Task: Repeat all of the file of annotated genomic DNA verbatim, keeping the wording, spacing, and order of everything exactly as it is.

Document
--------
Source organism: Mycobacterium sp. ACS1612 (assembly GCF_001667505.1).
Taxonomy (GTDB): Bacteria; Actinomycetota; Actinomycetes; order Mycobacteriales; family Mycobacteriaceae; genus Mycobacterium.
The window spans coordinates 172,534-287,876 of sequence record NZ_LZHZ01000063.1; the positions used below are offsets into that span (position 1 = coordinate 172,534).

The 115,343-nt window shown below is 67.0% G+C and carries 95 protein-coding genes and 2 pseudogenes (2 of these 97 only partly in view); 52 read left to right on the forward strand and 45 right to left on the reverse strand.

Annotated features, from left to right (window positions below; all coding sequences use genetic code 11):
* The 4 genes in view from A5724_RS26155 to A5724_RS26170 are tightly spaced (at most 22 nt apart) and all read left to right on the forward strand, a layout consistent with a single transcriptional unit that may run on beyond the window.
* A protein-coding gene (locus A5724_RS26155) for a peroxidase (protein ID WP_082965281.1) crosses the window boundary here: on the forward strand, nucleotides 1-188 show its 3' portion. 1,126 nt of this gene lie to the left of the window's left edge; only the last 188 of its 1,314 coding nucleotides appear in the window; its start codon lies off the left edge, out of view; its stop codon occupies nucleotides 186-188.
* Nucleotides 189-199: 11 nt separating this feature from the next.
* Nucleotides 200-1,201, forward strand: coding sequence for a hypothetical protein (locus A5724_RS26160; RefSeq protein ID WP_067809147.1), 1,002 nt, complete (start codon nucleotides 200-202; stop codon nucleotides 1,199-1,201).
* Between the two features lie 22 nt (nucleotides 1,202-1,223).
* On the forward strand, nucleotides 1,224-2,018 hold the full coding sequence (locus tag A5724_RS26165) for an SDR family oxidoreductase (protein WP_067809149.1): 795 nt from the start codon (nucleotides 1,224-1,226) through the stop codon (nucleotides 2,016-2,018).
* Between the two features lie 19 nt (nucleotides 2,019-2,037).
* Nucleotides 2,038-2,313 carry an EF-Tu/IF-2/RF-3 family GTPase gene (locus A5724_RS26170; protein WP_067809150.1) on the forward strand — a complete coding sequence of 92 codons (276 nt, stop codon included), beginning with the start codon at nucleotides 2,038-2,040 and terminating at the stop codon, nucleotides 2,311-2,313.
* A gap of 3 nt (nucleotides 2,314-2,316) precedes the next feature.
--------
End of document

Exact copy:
Source organism: Mycobacterium sp. ACS1612 (assembly GCF_001667505.1).
Taxonomy (GTDB): Bacteria; Actinomycetota; Actinomycetes; order Mycobacteriales; family Mycobacteriaceae; genus Mycobacterium.
The window spans coordinates 172,534-287,876 of sequence record NZ_LZHZ01000063.1; the positions used below are offsets into that span (position 1 = coordinate 172,534).

The 115,343-nt window shown below is 67.0% G+C and carries 95 protein-coding genes and 2 pseudogenes (2 of these 97 only partly in view); 52 read left to right on the forward strand and 45 right to left on the reverse strand.

Annotated features, from left to right (window positions below; all coding sequences use genetic code 11):
* The 4 genes in view from A5724_RS26155 to A5724_RS26170 are tightly spaced (at most 22 nt apart) and all read left to right on the forward strand, a layout consistent with a single transcriptional unit that may run on beyond the window.
* A protein-coding gene (locus A5724_RS26155) for a peroxidase (protein ID WP_082965281.1) crosses the window boundary here: on the forward strand, nucleotides 1-188 show its 3' portion. 1,126 nt of this gene lie to the left of the window's left edge; only the last 188 of its 1,314 coding nucleotides appear in the window; its start codon lies off the left edge, out of view; its stop codon occupies nucleotides 186-188.
* Nucleotides 189-199: 11 nt separating this feature from the next.
* Nucleotides 200-1,201, forward strand: coding sequence for a hypothetical protein (locus A5724_RS26160; RefSeq protein ID WP_067809147.1), 1,002 nt, complete (start codon nucleotides 200-202; stop codon nucleotides 1,199-1,201).
* Between the two features lie 22 nt (nucleotides 1,202-1,223).
* On the forward strand, nucleotides 1,224-2,018 hold the full coding sequence (locus tag A5724_RS26165) for an SDR family oxidoreductase (protein WP_067809149.1): 795 nt from the start codon (nucleotides 1,224-1,226) through the stop codon (nucleotides 2,016-2,018).
* Between the two features lie 19 nt (nucleotides 2,019-2,037).
* Nucleotides 2,038-2,313 carry an EF-Tu/IF-2/RF-3 family GTPase gene (locus A5724_RS26170; protein WP_067809150.1) on the forward strand — a complete coding sequence of 92 codons (276 nt, stop codon included), beginning with the start codon at nucleotides 2,038-2,040 and terminating at the stop codon, nucleotides 2,311-2,313.
* A gap of 3 nt (nucleotides 2,314-2,316) precedes the next feature.